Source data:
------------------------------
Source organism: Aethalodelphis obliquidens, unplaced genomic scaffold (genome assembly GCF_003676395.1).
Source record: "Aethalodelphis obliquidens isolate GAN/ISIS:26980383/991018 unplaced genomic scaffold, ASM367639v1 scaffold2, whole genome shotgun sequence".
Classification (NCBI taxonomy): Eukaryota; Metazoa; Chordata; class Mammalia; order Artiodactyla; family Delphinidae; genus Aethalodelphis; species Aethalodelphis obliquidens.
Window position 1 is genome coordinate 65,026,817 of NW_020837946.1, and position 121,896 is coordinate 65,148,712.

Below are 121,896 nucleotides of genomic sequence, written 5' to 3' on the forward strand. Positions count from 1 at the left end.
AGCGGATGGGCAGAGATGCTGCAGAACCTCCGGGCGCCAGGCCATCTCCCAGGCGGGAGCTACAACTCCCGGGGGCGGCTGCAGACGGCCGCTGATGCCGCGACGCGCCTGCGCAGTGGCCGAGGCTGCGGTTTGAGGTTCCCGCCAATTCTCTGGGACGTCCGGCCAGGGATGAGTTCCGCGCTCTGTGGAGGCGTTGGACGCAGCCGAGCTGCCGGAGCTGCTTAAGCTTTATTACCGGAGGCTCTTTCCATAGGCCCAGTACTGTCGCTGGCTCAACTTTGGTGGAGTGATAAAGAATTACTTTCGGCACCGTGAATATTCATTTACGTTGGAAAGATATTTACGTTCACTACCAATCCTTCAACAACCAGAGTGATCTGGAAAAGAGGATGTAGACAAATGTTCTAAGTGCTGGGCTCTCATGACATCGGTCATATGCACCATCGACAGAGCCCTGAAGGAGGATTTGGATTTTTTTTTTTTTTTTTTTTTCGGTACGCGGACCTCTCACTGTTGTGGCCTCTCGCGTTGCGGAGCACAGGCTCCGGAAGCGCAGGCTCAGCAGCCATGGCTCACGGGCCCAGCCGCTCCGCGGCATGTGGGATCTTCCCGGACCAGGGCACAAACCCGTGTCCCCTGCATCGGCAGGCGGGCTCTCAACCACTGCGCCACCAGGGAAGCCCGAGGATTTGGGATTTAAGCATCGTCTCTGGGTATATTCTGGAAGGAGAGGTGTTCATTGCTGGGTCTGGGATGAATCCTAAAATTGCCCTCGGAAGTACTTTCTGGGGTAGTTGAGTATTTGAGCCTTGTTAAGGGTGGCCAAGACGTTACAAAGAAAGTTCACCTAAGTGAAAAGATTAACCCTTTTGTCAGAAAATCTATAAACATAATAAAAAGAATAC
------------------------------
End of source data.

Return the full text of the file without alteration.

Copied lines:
Source organism: Aethalodelphis obliquidens, unplaced genomic scaffold (genome assembly GCF_003676395.1).
Source record: "Aethalodelphis obliquidens isolate GAN/ISIS:26980383/991018 unplaced genomic scaffold, ASM367639v1 scaffold2, whole genome shotgun sequence".
Classification (NCBI taxonomy): Eukaryota; Metazoa; Chordata; class Mammalia; order Artiodactyla; family Delphinidae; genus Aethalodelphis; species Aethalodelphis obliquidens.
Window position 1 is genome coordinate 65,026,817 of NW_020837946.1, and position 121,896 is coordinate 65,148,712.

Below are 121,896 nucleotides of genomic sequence, written 5' to 3' on the forward strand. Positions count from 1 at the left end.
AGCGGATGGGCAGAGATGCTGCAGAACCTCCGGGCGCCAGGCCATCTCCCAGGCGGGAGCTACAACTCCCGGGGGCGGCTGCAGACGGCCGCTGATGCCGCGACGCGCCTGCGCAGTGGCCGAGGCTGCGGTTTGAGGTTCCCGCCAATTCTCTGGGACGTCCGGCCAGGGATGAGTTCCGCGCTCTGTGGAGGCGTTGGACGCAGCCGAGCTGCCGGAGCTGCTTAAGCTTTATTACCGGAGGCTCTTTCCATAGGCCCAGTACTGTCGCTGGCTCAACTTTGGTGGAGTGATAAAGAATTACTTTCGGCACCGTGAATATTCATTTACGTTGGAAAGATATTTACGTTCACTACCAATCCTTCAACAACCAGAGTGATCTGGAAAAGAGGATGTAGACAAATGTTCTAAGTGCTGGGCTCTCATGACATCGGTCATATGCACCATCGACAGAGCCCTGAAGGAGGATTTGGATTTTTTTTTTTTTTTTTTTTTCGGTACGCGGACCTCTCACTGTTGTGGCCTCTCGCGTTGCGGAGCACAGGCTCCGGAAGCGCAGGCTCAGCAGCCATGGCTCACGGGCCCAGCCGCTCCGCGGCATGTGGGATCTTCCCGGACCAGGGCACAAACCCGTGTCCCCTGCATCGGCAGGCGGGCTCTCAACCACTGCGCCACCAGGGAAGCCCGAGGATTTGGGATTTAAGCATCGTCTCTGGGTATATTCTGGAAGGAGAGGTGTTCATTGCTGGGTCTGGGATGAATCCTAAAATTGCCCTCGGAAGTACTTTCTGGGGTAGTTGAGTATTTGAGCCTTGTTAAGGGTGGCCAAGACGTTACAAAGAAAGTTCACCTAAGTGAAAAGATTAACCCTTTTGTCAGAAAATCTATAAACATAATAAAAAGAATAC